Holidays aren’t what they used to be for me. I wonder if this is the age I am or the age I live in. I am sure both are factors. Once the new school year had begun in the long ago years, the autumn popped with one fun thing after another. Remember room parties? Those times when designated room mothers brought in cupcakes and punch…games were played…why even the teacher let her hair down for whatever current holiday…or maybe it was the thoughts of extra days at home with her own family that made her happy.
I used to look forward to Halloween. It was a little scary, but I loved the jack-o-lanterns and candy corn. Candy was not an everyday occurrence at my house, so a bag of Halloween candy would last me until at least Thanksgiving because I doled it out a piece at a time to myself each evening after supper. Then when I had children of my own, it was fun to dress them up, see friends, to experience the celebrations again through their own excitement. But over the years, the kids that began to show up at our door got rougher, bigger, and more demanding. Damage in the neighborhood to people’s pumpkins wasn’t expensive damage, but it did show a disregard for property of others. For years we put up a scarecrow named Jazzboe. He was fun; he was special. He wore Granddad Lambeth’s overalls, a neighbor who lived to be 99 or so. One evening he was pulled up out of our yard and gone forever.
Halloween never seemed the same after that, and I found myself celebrating autumn instead of Halloween with simple uncarved pumpkins and colorful mums. They were a natural to move us into Thanksgiving anyway. Somewhere along the way, you had to block out red and green images, to turn off your ears to Christmas carols to enjoy Thanksgiving though. I look for someday the end of year holidays to be renamed Thanksmas or Chrisgiving or some such nonsense.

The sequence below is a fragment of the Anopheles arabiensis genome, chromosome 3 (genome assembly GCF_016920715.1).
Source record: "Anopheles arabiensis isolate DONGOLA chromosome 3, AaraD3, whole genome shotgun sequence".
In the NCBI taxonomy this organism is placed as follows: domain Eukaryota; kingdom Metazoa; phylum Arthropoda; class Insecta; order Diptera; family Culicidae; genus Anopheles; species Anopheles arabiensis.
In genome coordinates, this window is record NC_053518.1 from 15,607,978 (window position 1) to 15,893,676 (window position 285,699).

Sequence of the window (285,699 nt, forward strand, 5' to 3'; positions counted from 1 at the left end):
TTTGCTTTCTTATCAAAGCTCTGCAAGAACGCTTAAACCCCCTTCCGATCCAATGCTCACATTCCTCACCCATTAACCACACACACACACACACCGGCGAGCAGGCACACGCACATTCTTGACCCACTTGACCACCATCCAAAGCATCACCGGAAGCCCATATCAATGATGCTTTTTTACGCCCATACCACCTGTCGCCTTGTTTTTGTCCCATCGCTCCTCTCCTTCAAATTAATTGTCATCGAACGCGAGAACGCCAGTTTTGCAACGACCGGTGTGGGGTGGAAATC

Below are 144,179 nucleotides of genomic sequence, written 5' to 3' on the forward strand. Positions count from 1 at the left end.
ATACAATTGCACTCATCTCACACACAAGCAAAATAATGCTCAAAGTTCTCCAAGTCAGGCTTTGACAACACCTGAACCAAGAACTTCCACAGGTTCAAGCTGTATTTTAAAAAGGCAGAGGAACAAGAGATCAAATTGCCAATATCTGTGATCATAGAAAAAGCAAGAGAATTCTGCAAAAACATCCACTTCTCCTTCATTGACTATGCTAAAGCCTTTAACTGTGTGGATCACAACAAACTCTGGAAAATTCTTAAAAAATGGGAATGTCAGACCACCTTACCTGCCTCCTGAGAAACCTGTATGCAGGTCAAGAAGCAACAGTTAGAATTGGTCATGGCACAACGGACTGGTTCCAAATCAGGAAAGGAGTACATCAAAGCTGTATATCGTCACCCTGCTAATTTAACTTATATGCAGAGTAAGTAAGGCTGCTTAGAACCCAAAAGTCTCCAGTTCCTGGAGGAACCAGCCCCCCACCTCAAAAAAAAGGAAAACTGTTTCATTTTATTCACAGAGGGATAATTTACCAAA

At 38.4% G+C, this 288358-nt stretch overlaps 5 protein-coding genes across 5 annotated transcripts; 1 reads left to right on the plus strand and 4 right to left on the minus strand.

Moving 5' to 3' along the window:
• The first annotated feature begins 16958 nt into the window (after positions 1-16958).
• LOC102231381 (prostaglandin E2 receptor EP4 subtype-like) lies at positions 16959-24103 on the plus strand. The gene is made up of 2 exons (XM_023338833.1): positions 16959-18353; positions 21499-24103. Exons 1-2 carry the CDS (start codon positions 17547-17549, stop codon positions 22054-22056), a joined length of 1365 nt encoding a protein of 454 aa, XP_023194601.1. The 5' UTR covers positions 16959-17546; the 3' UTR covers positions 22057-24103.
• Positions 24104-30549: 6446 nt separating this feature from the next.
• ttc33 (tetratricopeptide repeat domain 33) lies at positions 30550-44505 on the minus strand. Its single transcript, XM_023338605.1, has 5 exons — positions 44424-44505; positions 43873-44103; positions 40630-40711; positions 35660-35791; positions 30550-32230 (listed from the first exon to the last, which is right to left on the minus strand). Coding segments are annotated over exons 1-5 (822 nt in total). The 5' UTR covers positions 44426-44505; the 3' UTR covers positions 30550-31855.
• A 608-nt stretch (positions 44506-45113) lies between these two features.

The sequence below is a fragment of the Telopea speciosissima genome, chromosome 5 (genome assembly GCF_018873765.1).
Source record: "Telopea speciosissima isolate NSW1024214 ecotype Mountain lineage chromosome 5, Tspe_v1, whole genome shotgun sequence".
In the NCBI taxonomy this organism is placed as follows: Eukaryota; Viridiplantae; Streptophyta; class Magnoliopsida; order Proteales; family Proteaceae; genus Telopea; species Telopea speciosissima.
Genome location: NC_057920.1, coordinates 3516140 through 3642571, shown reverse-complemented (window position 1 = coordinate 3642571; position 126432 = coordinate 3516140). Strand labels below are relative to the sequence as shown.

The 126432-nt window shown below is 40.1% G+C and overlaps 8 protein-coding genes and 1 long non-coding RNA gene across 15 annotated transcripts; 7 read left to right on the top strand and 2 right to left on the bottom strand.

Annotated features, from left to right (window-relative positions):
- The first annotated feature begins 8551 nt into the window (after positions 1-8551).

My Thanksgivings were almost always hunting days and a big dinner at the paternal grandparents down the block. But occasionally, we made the trip to pick up the maternal grandparents and head across state lines to my mother’s people. Then the day was giant dinners followed by football, sometimes on TV and sometimes in an Oklahoma stadium. As I got older, I liked this because the kids were let go after lunch. A cousin near my age and I liked to take walks in downtown Claremore where you might run into boys who attended the military school. Even at fourteen, gals like uniforms! The boys were always so polite and well-groomed and this was the 60’s.
One year we walked to an afternoon movie, and this included all the younger kids due to our parents’ insistence. Oh, Kay and I were dressed in our pastel stretch pants, the stirrups (remember those?) tucked into our loafers. Our upper bodies were as poufy as our hairdos due to the huge mohair sweaters we were wearing. As luck would have it, some guys DID notice us during the movie. Easing into closer seats, they began to talk to us. That is when the younger bunch lost interest in the movie, began throwing ice and popcorn our way, and warned us, “I’m telling mom!” We were thrilled by the boys’ attention and humiliated by our siblings’ bothersome reactions. But it was a holiday to remember!
So I am thankful to have memories from a simpler time to look back on. This year there are blue memories lurking among the reminiscences, but I am not going to let them intrude. Our holiday will be smaller and lived adult-like with cooking and cleaning. Black Friday, the economy, and destruction of great men who let power destroy them will be topics discussed. But somewhere between canned cranberry sauce and store bought stuffing, I will smile remembering the first Pilgrims—the ones I heard about in third grade who wore silver buckles on their shoes and were near perfect, remember?—and those of quail hunting, football games, and big dinners in Oklahoma.